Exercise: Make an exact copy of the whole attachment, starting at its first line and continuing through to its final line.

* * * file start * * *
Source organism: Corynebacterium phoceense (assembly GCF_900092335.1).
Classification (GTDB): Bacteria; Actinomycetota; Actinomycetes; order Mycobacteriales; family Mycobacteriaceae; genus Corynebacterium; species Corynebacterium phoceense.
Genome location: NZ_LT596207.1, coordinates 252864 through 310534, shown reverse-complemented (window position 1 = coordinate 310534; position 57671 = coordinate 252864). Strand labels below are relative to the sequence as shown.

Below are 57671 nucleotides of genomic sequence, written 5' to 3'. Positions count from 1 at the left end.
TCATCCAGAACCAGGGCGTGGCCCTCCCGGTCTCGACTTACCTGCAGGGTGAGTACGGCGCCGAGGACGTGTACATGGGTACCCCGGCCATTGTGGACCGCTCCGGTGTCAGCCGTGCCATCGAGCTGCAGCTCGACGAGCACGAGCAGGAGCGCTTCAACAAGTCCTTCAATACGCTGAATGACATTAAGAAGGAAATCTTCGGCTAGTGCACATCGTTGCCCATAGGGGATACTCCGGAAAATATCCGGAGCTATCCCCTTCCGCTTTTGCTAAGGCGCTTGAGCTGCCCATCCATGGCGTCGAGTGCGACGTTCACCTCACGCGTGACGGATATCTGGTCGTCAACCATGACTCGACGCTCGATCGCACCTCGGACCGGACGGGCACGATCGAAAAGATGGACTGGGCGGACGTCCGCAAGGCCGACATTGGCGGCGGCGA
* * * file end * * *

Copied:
Source organism: Corynebacterium phoceense (assembly GCF_900092335.1).
Classification (GTDB): Bacteria; Actinomycetota; Actinomycetes; order Mycobacteriales; family Mycobacteriaceae; genus Corynebacterium; species Corynebacterium phoceense.
Genome location: NZ_LT596207.1, coordinates 252864 through 310534, shown reverse-complemented (window position 1 = coordinate 310534; position 57671 = coordinate 252864). Strand labels below are relative to the sequence as shown.

Below are 57671 nucleotides of genomic sequence, written 5' to 3'. Positions count from 1 at the left end.
TCATCCAGAACCAGGGCGTGGCCCTCCCGGTCTCGACTTACCTGCAGGGTGAGTACGGCGCCGAGGACGTGTACATGGGTACCCCGGCCATTGTGGACCGCTCCGGTGTCAGCCGTGCCATCGAGCTGCAGCTCGACGAGCACGAGCAGGAGCGCTTCAACAAGTCCTTCAATACGCTGAATGACATTAAGAAGGAAATCTTCGGCTAGTGCACATCGTTGCCCATAGGGGATACTCCGGAAAATATCCGGAGCTATCCCCTTCCGCTTTTGCTAAGGCGCTTGAGCTGCCCATCCATGGCGTCGAGTGCGACGTTCACCTCACGCGTGACGGATATCTGGTCGTCAACCATGACTCGACGCTCGATCGCACCTCGGACCGGACGGGCACGATCGAAAAGATGGACTGGGCGGACGTCCGCAAGGCCGACATTGGCGGCGGCGA